Stuttgart art museum takes visitors on timely tour with AI exhibit
Stars and Stripes February 16, 2023
The latest exhibit to hit one of Stuttgart’s biggest downtown art museums couldn’t be timelier.
In recent weeks, the public launch of artificial intelligence chatbot ChatGPT has taken much of the world by storm with its conversational ability and capacity to churn out everything from speeches to college term papers and presentations.
The technology has put its significance for how people work and live at the forefront. While nothing new — AI in some form dates back to the 1950s — it’s increasingly on the minds of many.
Enter the Kunstmuseum in Stuttgart and its newest exhibit “SHIFT, AI and a future community,” which imagines some of the implications of artificial intelligence for society.
The museum says the exhibit emphasizes the notion “that digital technology is permanently changing the idea of a community in which humans, nature and technology form a cooperative relationship.”
Much of it went over my head, but some of the art was fun to take in nonetheless. The exhibit takes up three floors and can be navigated in about one hour if you aren’t in a rush.
One of the highlights for me was a 3D short film based on the idea that legendary German actress Marlene Dietrich was brought back using the DNA of a strand of hair that was put up for auction.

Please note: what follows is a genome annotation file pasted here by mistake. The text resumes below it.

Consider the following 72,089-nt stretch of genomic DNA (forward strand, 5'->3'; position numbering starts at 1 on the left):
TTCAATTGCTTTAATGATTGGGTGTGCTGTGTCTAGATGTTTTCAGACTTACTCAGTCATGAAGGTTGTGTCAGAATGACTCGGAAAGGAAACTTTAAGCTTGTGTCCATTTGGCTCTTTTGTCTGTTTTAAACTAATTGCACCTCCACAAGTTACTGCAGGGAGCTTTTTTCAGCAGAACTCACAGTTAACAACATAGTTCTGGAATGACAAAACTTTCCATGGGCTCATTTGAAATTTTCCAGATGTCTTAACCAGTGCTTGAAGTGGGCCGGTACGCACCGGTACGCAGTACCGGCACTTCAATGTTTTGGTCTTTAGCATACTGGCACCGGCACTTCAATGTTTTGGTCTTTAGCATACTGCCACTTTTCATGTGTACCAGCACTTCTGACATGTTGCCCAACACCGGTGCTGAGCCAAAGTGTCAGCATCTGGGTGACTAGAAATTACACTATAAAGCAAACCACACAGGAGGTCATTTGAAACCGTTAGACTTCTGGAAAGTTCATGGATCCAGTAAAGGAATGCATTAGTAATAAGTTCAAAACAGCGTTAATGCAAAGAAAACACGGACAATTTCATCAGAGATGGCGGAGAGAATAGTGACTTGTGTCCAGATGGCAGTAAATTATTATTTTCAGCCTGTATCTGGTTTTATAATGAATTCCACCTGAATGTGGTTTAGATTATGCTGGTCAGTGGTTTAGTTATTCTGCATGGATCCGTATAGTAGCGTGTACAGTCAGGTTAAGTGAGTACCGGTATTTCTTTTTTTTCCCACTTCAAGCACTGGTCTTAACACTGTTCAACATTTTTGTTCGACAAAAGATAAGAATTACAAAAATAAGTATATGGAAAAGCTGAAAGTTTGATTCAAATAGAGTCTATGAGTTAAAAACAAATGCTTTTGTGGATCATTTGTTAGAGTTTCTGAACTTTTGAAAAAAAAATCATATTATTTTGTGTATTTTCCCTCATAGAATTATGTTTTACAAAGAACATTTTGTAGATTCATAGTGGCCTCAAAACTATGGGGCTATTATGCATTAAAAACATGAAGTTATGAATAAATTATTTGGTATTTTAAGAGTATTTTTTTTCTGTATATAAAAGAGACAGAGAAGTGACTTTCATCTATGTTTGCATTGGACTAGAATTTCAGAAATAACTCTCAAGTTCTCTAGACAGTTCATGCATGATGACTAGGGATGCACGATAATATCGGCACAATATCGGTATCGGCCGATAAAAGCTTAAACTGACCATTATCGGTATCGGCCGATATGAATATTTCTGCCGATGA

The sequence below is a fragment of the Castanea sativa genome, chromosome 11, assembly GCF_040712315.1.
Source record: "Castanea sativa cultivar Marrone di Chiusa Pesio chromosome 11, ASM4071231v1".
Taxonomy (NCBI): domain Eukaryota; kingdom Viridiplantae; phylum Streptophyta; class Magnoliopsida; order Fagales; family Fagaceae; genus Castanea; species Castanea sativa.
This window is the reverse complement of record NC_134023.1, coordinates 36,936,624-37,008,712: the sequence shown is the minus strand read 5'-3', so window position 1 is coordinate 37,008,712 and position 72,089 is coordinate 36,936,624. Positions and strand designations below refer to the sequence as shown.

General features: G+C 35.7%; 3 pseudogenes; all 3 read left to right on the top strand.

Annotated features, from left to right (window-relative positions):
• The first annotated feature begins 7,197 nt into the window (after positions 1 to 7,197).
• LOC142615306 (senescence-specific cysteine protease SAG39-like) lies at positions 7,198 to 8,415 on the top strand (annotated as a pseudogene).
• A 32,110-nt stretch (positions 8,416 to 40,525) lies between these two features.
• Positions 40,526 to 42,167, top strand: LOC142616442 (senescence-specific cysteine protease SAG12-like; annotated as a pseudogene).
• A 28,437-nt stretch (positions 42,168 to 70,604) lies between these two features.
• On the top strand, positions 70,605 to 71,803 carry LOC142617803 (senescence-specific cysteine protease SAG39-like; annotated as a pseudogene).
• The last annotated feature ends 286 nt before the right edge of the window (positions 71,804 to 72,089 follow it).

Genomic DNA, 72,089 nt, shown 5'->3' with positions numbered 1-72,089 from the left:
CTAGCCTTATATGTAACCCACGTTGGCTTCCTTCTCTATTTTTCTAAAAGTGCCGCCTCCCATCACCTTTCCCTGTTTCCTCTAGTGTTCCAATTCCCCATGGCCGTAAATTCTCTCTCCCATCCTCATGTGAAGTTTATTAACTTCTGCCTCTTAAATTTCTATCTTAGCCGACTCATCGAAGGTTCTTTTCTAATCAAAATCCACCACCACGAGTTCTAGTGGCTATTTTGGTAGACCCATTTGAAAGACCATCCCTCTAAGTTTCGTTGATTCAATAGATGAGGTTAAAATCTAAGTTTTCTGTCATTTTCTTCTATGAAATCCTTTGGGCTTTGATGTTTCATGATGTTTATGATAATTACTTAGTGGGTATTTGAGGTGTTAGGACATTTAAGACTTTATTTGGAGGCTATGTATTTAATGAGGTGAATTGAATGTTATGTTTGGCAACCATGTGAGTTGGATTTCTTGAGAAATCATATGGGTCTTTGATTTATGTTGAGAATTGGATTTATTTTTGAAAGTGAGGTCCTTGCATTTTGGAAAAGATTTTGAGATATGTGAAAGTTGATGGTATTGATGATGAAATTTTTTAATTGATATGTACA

The dialogue in the film relies on an AI program that produces text by mimicking normal human speech patterns.
The underlying aim of the film seems to be to get viewers to contemplate whether technical possibilities are in conflict with whatever it means to be truly human. Or something like that. Regardless, it was fun to look at.
Other eye-catchers include a robotic creation by artist Louisa Clement, who made a doll that resembles her. The machine is loaded with personal information about the artist, allowing it to impersonate the artist.
In all, there are about eight displays. All of them are somewhat weird. And a couple take on the obligatory fear of a dystopian future in which humans are on the sidelines.
“Amazonian flesh, how to hang in trees during a strike,” is a jungle-like contraption of cables that allows a visitor to sit around and do nothing. The idea, apparently a commentary on Amazon the company, seems to be that wage labor is on the way out while bots take over everything.
Housed inside the landmark glass cube building in the center of downtown, the museum has lots of other art on permanent display in addition to shorter-term special exhibits such as SHIFT, which runs until May 21.
If AI isn’t your thing, the museum is still worth dropping by for its permanent collection, which features lots of paintings by 20th century German painter Otto Dix, famous for creations focused on the gritty underbelly of street life.
Address: Kleiner Schlossplatz 1, Stuttgart, Germany
Hours: Tuesday-Sunday, 10 a.m.-6 p.m.; on Friday, the museum is open until 9 p.m.; closed Monday
Cost: 11 euros for the exhibit and the rest of the museum collection.